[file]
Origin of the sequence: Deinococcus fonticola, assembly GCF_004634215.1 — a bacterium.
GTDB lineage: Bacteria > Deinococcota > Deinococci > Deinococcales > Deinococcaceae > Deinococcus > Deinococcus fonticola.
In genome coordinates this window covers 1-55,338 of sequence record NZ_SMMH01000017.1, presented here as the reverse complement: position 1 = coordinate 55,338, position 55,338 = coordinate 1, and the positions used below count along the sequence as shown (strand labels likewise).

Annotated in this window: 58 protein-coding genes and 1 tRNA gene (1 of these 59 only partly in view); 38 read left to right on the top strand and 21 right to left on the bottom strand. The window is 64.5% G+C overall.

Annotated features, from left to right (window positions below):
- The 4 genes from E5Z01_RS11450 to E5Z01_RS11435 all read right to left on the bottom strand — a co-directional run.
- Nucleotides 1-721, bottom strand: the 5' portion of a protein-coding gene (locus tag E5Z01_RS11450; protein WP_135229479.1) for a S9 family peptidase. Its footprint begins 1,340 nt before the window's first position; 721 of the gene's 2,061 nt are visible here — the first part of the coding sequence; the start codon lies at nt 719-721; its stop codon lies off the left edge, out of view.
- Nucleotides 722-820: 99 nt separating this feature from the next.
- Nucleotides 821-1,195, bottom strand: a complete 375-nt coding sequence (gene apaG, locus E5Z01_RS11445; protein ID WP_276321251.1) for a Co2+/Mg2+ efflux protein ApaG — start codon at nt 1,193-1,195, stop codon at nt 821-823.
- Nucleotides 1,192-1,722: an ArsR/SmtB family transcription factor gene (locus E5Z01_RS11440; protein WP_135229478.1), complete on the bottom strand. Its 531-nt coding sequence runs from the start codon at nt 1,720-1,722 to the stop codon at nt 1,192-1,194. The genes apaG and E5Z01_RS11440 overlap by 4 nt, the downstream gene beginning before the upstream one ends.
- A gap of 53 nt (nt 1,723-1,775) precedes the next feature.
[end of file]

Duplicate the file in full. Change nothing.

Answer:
Origin of the sequence: Deinococcus fonticola, assembly GCF_004634215.1 — a bacterium.
GTDB lineage: Bacteria > Deinococcota > Deinococci > Deinococcales > Deinococcaceae > Deinococcus > Deinococcus fonticola.
In genome coordinates this window covers 1-55,338 of sequence record NZ_SMMH01000017.1, presented here as the reverse complement: position 1 = coordinate 55,338, position 55,338 = coordinate 1, and the positions used below count along the sequence as shown (strand labels likewise).

Annotated in this window: 58 protein-coding genes and 1 tRNA gene (1 of these 59 only partly in view); 38 read left to right on the top strand and 21 right to left on the bottom strand. The window is 64.5% G+C overall.

Annotated features, from left to right (window positions below):
- The 4 genes from E5Z01_RS11450 to E5Z01_RS11435 all read right to left on the bottom strand — a co-directional run.
- Nucleotides 1-721, bottom strand: the 5' portion of a protein-coding gene (locus tag E5Z01_RS11450; protein WP_135229479.1) for a S9 family peptidase. Its footprint begins 1,340 nt before the window's first position; 721 of the gene's 2,061 nt are visible here — the first part of the coding sequence; the start codon lies at nt 719-721; its stop codon lies off the left edge, out of view.
- Nucleotides 722-820: 99 nt separating this feature from the next.
- Nucleotides 821-1,195, bottom strand: a complete 375-nt coding sequence (gene apaG, locus E5Z01_RS11445; protein ID WP_276321251.1) for a Co2+/Mg2+ efflux protein ApaG — start codon at nt 1,193-1,195, stop codon at nt 821-823.
- Nucleotides 1,192-1,722: an ArsR/SmtB family transcription factor gene (locus E5Z01_RS11440; protein WP_135229478.1), complete on the bottom strand. Its 531-nt coding sequence runs from the start codon at nt 1,720-1,722 to the stop codon at nt 1,192-1,194. The genes apaG and E5Z01_RS11440 overlap by 4 nt, the downstream gene beginning before the upstream one ends.
- A gap of 53 nt (nt 1,723-1,775) precedes the next feature.